Home » ‘Lost’ infrastructure project uncovers 100+ cycle tracks built by 1930s UK government – BikeBiz

‘Lost’ infrastructure project uncovers 100+ cycle tracks built by 1930s UK government – BikeBiz

Research on a forgotten 1930s network of Dutch-inspired cycleways across the UK — partly rediscovered with the help of Google Street View — has been published on an expansive multi-media website launched earlier this month, BritishCycleTracks.com.

Between 1934 and 1945, the Ministry of Transport paid local authorities to build 100+ “cycle tracks” modelled on the cycleways of the Netherlands.

BritishCycleTracks.com documents why they were built, how they were used, and why they faded from memory.

Urban planning experts have evaluated the best period cycle tracks for revamping. Leicester City Council used the research as part of its successful bid for part of a £2.2 million Department-for-Transport-funded renovation project.

Wolviston Road Billingham

With the launch of the website, more local authorities could use the information provided to bid for funding to rescue their tracks.

The historical research — partly paid for with grants from the Department for Transport and others — was carried out over seven years by journalist and historian Carlton Reid. His 120,000-word study forms the backbone of the website, which includes then-and-now swipeable maps and images.

The research uncovered more than 100 period cycle tracks. Much of the original detective work was done by searching on Google Street View. Nearly 500 miles of routes have been plotted on the project’s online map.

Today, many of the cycle tracks are hidden in plain sight. Others are buried. Several have remained in use as cycle tracks, but there is little local knowledge that the infrastructure is more than 80 years old.

Crawley Bypass then and now

Space for cycling, which many planners and politicians often say isn’t there, has been there — often unknown and neglected — for nearly a century, said project partner John Dales of Urban Movement of London.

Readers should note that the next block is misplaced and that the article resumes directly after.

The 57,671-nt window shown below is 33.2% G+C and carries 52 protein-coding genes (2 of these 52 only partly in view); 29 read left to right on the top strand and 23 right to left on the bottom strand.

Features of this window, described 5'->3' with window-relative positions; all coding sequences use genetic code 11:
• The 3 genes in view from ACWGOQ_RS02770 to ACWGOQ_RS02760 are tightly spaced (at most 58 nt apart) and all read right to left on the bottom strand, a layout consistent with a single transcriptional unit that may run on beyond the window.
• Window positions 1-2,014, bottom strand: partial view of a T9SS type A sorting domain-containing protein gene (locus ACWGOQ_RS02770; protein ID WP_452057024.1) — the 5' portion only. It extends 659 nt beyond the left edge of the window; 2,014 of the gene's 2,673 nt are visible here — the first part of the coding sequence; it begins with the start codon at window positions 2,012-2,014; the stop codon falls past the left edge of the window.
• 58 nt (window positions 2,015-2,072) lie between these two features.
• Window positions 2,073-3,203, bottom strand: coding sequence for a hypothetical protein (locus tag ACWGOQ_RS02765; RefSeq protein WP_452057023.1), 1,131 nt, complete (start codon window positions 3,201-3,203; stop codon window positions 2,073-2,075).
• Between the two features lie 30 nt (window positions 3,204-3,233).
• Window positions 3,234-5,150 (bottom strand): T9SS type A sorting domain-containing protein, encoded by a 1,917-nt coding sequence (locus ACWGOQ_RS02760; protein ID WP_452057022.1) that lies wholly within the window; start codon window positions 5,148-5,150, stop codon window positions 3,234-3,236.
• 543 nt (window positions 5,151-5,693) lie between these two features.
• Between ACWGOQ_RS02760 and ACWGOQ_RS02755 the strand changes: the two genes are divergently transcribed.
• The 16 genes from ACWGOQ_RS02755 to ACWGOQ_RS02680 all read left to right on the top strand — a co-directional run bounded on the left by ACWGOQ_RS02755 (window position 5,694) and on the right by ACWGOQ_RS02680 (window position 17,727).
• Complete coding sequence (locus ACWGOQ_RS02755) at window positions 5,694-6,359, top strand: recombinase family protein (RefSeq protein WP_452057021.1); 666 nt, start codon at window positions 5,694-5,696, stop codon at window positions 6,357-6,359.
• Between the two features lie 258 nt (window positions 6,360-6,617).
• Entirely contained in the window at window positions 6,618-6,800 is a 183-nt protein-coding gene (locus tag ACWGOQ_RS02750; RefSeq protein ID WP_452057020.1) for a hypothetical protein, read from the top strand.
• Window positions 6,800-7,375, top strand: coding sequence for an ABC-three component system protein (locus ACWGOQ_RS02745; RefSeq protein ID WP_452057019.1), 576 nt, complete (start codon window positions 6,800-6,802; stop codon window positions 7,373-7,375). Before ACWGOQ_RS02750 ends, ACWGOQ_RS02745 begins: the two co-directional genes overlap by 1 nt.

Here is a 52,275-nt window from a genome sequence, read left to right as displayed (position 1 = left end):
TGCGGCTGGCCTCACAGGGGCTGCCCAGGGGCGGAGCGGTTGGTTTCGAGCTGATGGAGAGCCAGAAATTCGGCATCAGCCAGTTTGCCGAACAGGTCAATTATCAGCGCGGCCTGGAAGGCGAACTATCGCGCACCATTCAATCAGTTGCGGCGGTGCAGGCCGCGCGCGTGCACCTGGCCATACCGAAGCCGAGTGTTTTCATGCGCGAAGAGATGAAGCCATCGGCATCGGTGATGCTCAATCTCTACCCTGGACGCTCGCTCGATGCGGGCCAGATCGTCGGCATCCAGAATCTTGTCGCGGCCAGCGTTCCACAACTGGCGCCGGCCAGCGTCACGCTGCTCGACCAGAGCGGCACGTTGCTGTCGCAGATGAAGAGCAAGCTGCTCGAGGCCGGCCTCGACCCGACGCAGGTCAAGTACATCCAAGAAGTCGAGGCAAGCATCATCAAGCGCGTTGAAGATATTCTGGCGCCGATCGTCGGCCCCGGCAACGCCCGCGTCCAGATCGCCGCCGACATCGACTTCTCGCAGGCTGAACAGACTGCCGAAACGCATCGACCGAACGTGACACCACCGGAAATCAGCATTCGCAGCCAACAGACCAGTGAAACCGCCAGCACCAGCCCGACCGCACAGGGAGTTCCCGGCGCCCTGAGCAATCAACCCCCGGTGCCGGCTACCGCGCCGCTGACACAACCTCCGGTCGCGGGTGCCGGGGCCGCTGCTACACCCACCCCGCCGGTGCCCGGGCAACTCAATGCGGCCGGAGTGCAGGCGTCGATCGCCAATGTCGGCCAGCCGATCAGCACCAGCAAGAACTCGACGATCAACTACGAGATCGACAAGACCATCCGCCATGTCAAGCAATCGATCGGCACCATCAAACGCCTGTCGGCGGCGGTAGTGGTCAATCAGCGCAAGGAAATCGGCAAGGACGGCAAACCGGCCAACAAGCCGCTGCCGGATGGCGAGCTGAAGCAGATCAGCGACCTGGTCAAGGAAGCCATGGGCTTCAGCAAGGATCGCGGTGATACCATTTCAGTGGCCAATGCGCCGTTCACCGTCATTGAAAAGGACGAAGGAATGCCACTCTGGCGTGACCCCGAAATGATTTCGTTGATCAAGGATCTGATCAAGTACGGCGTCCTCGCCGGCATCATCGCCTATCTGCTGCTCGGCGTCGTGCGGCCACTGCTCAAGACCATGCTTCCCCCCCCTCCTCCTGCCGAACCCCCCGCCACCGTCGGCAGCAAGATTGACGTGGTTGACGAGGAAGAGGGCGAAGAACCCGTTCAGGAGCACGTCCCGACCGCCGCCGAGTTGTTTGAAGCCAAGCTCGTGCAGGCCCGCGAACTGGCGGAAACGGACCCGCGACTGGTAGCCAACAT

His company produced a report for the Department for Transport that evaluated the upgrading potential of twelve period cycle tracks and included engineering drawings. This report is on the new website.

Of the 12 schemes for which Urban Movement provided engineering diagrams, Mr. Dales said most of the local authorities concerned were highly interested in using this (expensive but free to them) design work in future bids for funding from Active Travel England.

Reid’s project has had backing from experts such as former transport secretary Lord Young of Cookham.

Lord Young wrote to a transport minister “this 1930s cycleways project looks to be excellent value for money as it could resurrect already-built infrastructure at a fraction of the cost of new infrastructure.”

Coventry Bypass cycle track is overgrown and not used

Many of Britain’s 1930s-era cycle tracks were “lost” or forgotten about within ten years of their construction.

By the 1960s not even officials within the Ministry of Transport knew that the UK government had majority-paid for 500 miles of Dutch-style cycleways, mostly built beside the new arterial roads of the 1930s and 1940s.

Urban Movement assessed the modern utility of 12 of these cycle tracks, to bring several of them back to life by rediscovery, renovation and — with local authority buy-in — meshing into modern urban and edge-of-urban networks.

1. Links Road, Blyth, Northumberland
2. The Links, Whitley Bay, North Tyneside
3. Euxton Lane, Euxton/Chorley, Lancashire
4. Formby Bypass, Sefton, Merseyside
5. Harpfield Road, Stoke-on-Trent
6. Arnold Road, Nottingham
7. Raynesway, Derby
8. Melton Road, Leicester
9. Kenilworth Road, Coventry
10. Marston Road, Oxford
11. Uxbridge Road, Hayes, Hillingdon
12. Mickleham Bypass, Surrey

Carlton Reid on Nevilles Cross cycle track

While more than 100 schemes have been identified and recorded, not all should or could be rescued — some were “white elephants” at the time, and many remain so today.

There are many benefits — to motorists, cyclists, and pedestrians — to having protected cycleways, but very often, it is claimed that there is no space to provide such separated infrastructure.

This project has found that there are many period cycle tracks where the space was made available and, in many cases, is still there but often misidentified or hidden in plain sight.

Cyclists and pedestrians benefit from protection, and motorists benefit from potentially freer-flowing roads, an outcome lobbied for by period motorists.

Between 1930 and 1935, the numbers of cyclists doubled in the UK, and officials worried that the explosion in cycle use would reduce the utility of motoring. By 1939, there were twelve million cyclists and just two million motorists. Cycle use plummeted after 1949, leading to the ossification of the MoT’s ambitious-for-the-time cycle route network.